What The Fest!? 2018: Blue My Mind Review - Spring Meets Thelma in This Coming-of-Age Story - Dread Central
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What The Fest!? 2018: Blue My Mind Review – Spring Meets Thelma in This Coming-of-Age Story

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Starring Luna Wedler, Zoë Pastelle Holthuizen

Written by Lisa Brühlmann

Directed by Lisa Brühlmann


When it comes to themes upon which a film’s story can be built, a transformation is one of the oldest and most reliable ones a filmmaker can pick. Films like Dr. Jekyll and Mr. Hyde, The Wolfman, The Fly, and the like all tackle the horrors of a body growing out of control. However, that it’s a mechanism that has been used for decades does not diminish the relatability of the story. The very nature of people is that we change, both physically and mentally, throughout the course of our lives. Because each of us changes in our own ways, in our own circumstances, there will always be an audience for a story that speaks more directly to them than to others. This is where Blue My Mind comes in.

The story of 15-year-old Mia (Wedler), who recently moved with her family, the film follows her metamorphosis not just from a girl into a young woman but also from a human into a mermaid-like creature. This comes at a time when Mia simply wants to hang out with her new friend Gianna (Holthuizen), who is the perfect example of that friend that your parents don’t want you to hang out with. A fan of shoplifting, drugs, and sex, Gianna isn’t so much an influence on Luna as she is an enabler, bringing her into a world where those temptations can be enjoyed and, yes, taken too far.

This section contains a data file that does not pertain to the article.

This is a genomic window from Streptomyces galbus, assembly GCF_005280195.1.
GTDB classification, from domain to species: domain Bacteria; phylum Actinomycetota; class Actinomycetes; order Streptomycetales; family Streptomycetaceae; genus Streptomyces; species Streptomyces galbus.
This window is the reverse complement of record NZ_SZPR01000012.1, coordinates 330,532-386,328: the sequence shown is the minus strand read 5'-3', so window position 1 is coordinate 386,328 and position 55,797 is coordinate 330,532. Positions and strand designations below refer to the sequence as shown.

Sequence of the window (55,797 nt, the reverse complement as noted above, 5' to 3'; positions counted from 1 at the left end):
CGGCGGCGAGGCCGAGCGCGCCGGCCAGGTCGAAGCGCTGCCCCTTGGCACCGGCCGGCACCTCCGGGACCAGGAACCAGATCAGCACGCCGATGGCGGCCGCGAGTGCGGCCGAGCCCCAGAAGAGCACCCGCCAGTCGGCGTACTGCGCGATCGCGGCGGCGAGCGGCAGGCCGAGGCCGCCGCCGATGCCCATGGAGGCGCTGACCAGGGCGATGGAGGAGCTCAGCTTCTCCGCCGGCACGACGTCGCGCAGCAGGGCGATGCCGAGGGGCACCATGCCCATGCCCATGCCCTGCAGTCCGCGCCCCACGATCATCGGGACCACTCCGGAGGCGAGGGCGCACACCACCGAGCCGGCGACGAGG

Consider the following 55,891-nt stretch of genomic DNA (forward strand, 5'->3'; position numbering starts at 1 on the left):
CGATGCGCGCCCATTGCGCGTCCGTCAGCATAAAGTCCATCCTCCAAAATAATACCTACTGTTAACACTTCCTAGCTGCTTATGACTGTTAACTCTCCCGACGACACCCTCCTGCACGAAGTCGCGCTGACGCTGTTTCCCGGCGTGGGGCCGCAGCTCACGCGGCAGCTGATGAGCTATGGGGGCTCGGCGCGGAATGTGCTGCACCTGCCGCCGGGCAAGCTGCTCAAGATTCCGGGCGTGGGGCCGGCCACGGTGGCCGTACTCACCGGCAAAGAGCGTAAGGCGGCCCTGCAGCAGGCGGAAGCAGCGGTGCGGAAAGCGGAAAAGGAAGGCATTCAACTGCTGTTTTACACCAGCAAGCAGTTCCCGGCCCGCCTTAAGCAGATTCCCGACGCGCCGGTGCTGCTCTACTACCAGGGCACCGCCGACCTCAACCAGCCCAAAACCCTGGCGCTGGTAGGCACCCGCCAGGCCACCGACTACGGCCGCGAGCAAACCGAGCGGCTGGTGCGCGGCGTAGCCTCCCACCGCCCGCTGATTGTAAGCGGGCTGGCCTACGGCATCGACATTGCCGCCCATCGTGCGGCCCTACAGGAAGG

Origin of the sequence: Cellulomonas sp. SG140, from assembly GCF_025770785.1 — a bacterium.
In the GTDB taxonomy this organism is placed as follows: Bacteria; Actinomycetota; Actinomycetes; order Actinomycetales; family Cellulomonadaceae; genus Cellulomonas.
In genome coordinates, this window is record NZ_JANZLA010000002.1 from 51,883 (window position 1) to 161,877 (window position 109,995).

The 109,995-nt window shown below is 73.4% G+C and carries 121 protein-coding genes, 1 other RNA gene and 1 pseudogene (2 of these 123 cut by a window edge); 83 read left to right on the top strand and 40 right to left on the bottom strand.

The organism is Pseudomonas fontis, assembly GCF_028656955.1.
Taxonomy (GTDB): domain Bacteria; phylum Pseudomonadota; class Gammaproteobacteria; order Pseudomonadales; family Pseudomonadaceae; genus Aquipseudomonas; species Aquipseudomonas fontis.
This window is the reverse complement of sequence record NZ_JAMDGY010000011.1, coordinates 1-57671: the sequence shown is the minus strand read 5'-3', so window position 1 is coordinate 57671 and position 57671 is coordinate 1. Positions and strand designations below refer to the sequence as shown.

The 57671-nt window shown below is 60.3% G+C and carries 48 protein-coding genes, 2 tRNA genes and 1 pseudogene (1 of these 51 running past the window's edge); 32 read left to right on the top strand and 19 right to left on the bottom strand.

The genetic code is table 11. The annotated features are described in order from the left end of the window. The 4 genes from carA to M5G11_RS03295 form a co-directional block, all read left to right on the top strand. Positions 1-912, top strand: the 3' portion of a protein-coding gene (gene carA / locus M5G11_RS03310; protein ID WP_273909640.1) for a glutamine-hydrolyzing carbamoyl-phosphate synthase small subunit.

Very much an art-house style film, Blue My Mind falls under the “horror-adjacent” category. With elements of Lovecraft-ian body horror, the film moves slowly and calmly. For a debut feature film, writer/director Lisa Brühlmann certainly knows how to create an arresting film, drawing wonderful performances from her cast. Meanwhile, cinematographer Gabriel Lobos chooses to bring us intimately close to Luna, the camera straying rarely from her face or body.

Never scary, Blue My Mind opts instead to fascinate the viewer. The subtle changes that Mia undergoes become more and more pronounced, with each evolution more gruesome than the last. This evolution also is not something that is hidden from the audience. Enough hints and given from the very beginning of the film to understand where the story is going. As such, there is no surprise ending or twist. There is simply Mia’s story as she tries to figure out who, and what, she is.

  • Blue My Mind
4.0

Summary

A unique blend of Joachim Trier’s Thelma and Justin Benson and Aaron Moorhead’s Spring, Blue My Mind is a coming-of-age tale that intimately enters the terrifying world of a young woman’s maturation.

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